Depressed Women Ages 55 and Under at Higher Risk of Adverse Events from Heart Disease
Research in the Journal of the American Heart Association (AHA) reports a link between depression in women 55 and under and life-threatening adverse events from heart disease. They’re more at risk of heart attack, death and undergoing a procedure that requires opening up an artery.
According to new research, women with moderate to severe depression have the highest risk of these adverse events. The group is also at higher risk of depression to begin with.
These findings stem from analyzing 3,237 men and women with symptoms of depression and suspected or known heart disease. The results showed that women ages 55 and under were twice as likely to die, suffer a heart attack or require an artery-opening procedure.
The connection between depression and heart disease is an important consideration for younger and middle-aged women. Recognizing they’re at greater risk of suffering depression is one factor. But with the potential to also increase risk of adverse events stemming from heart disease, it’s important to seek help.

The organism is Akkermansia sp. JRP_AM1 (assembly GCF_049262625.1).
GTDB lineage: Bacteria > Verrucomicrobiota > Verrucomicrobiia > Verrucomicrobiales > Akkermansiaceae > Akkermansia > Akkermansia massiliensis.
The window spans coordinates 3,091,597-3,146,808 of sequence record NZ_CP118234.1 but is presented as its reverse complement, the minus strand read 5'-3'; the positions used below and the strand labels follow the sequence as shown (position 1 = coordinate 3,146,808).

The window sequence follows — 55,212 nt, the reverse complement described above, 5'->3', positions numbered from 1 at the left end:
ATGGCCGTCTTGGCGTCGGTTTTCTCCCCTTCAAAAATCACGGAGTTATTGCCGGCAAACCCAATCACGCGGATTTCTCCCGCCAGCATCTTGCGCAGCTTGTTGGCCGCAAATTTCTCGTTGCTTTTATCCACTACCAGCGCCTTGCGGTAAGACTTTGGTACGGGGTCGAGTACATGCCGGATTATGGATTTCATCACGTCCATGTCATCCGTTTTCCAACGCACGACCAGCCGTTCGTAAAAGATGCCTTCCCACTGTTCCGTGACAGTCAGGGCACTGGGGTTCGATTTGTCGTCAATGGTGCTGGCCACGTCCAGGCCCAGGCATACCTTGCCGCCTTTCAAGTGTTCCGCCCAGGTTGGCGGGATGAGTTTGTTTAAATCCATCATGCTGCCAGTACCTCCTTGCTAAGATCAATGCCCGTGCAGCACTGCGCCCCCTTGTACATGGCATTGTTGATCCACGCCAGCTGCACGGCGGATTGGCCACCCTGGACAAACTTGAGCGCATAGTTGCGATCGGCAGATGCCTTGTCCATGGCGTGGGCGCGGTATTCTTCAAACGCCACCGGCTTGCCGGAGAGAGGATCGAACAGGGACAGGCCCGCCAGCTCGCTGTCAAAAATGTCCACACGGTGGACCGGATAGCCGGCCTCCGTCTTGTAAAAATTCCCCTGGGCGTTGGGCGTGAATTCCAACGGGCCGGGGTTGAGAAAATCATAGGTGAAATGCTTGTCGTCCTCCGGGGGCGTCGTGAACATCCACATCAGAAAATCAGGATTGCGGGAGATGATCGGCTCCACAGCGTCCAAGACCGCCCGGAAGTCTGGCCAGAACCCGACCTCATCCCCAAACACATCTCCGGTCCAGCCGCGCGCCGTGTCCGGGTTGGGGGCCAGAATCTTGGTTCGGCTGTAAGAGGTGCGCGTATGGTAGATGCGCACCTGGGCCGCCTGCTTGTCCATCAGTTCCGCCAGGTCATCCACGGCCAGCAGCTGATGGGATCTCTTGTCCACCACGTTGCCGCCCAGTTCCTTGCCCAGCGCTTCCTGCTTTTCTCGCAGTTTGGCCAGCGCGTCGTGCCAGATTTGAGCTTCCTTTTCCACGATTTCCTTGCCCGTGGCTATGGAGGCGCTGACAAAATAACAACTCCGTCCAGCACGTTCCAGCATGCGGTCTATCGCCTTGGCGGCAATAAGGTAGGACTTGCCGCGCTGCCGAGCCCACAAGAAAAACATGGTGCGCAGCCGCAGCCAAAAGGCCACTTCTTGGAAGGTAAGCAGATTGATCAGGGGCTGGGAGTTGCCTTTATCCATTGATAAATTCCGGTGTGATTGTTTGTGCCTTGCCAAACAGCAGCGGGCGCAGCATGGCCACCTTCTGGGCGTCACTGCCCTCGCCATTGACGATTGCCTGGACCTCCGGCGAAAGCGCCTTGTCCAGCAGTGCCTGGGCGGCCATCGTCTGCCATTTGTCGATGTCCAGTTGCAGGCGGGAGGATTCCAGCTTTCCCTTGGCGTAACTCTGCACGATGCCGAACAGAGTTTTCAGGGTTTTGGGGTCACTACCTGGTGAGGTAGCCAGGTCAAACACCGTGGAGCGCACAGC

This isn’t the first time the AHA has recognized a link between depression and heart disease. Just as diabetes and high blood pressure are risk factors for heart disease, back in 2008 the AHA suggested adding depression to the list. With these newest findings, it appears to be an especially important issue for younger and middle-aged women.
In themselves, heart disease and severe depression can cause debilitating symptoms. Some symptoms may prevent the individual from performing daily routine tasks or even working. But combined, it could especially alter an individual’s life. In some cases, it may even warrant seeking disability benefits. For help filing an initial application for Social Security disability or appealing a denied claim, contact a representative today. Disability Help Group can help. Call 1-(800)-800-3332.